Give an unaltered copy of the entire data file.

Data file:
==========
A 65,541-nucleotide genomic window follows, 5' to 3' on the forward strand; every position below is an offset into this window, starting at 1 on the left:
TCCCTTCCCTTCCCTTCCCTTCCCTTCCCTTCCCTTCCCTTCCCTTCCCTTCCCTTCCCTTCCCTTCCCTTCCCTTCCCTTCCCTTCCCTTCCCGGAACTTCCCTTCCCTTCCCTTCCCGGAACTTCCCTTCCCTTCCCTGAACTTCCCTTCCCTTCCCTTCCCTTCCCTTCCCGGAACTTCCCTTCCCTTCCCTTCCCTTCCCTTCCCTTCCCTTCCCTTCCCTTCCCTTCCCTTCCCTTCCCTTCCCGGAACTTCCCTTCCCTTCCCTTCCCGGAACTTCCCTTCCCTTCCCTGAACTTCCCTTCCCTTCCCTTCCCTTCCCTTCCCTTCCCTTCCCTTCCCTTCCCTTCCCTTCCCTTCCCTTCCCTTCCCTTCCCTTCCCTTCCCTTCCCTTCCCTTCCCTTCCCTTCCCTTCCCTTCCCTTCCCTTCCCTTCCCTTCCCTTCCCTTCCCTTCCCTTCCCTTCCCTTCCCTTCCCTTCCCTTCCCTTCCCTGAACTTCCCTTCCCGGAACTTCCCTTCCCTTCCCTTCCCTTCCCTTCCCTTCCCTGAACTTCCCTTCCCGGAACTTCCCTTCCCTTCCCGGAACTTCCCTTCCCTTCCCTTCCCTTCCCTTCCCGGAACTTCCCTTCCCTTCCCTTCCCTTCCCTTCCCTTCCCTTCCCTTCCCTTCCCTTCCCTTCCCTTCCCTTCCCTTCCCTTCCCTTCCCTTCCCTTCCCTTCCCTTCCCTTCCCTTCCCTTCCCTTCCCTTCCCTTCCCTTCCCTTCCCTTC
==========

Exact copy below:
A 65,541-nucleotide genomic window follows, 5' to 3' on the forward strand; every position below is an offset into this window, starting at 1 on the left:
TCCCTTCCCTTCCCTTCCCTTCCCTTCCCTTCCCTTCCCTTCCCTTCCCTTCCCTTCCCTTCCCTTCCCTTCCCTTCCCTTCCCTTCCCTTCCCGGAACTTCCCTTCCCTTCCCTTCCCGGAACTTCCCTTCCCTTCCCTGAACTTCCCTTCCCTTCCCTTCCCTTCCCTTCCCGGAACTTCCCTTCCCTTCCCTTCCCTTCCCTTCCCTTCCCTTCCCTTCCCTTCCCTTCCCTTCCCTTCCCTTCCCGGAACTTCCCTTCCCTTCCCTTCCCGGAACTTCCCTTCCCTTCCCTGAACTTCCCTTCCCTTCCCTTCCCTTCCCTTCCCTTCCCTTCCCTTCCCTTCCCTTCCCTTCCCTTCCCTTCCCTTCCCTTCCCTTCCCTTCCCTTCCCTTCCCTTCCCTTCCCTTCCCTTCCCTTCCCTTCCCTTCCCTTCCCTTCCCTTCCCTTCCCTTCCCTTCCCTTCCCTTCCCTTCCCTTCCCTTCCCTTCCCTGAACTTCCCTTCCCGGAACTTCCCTTCCCTTCCCTTCCCTTCCCTTCCCTTCCCTGAACTTCCCTTCCCGGAACTTCCCTTCCCTTCCCGGAACTTCCCTTCCCTTCCCTTCCCTTCCCTTCCCGGAACTTCCCTTCCCTTCCCTTCCCTTCCCTTCCCTTCCCTTCCCTTCCCTTCCCTTCCCTTCCCTTCCCTTCCCTTCCCTTCCCTTCCCTTCCCTTCCCTTCCCTTCCCTTCCCTTCCCTTCCCTTCCCTTCCCTTCCCTTCCCTTCCCTTC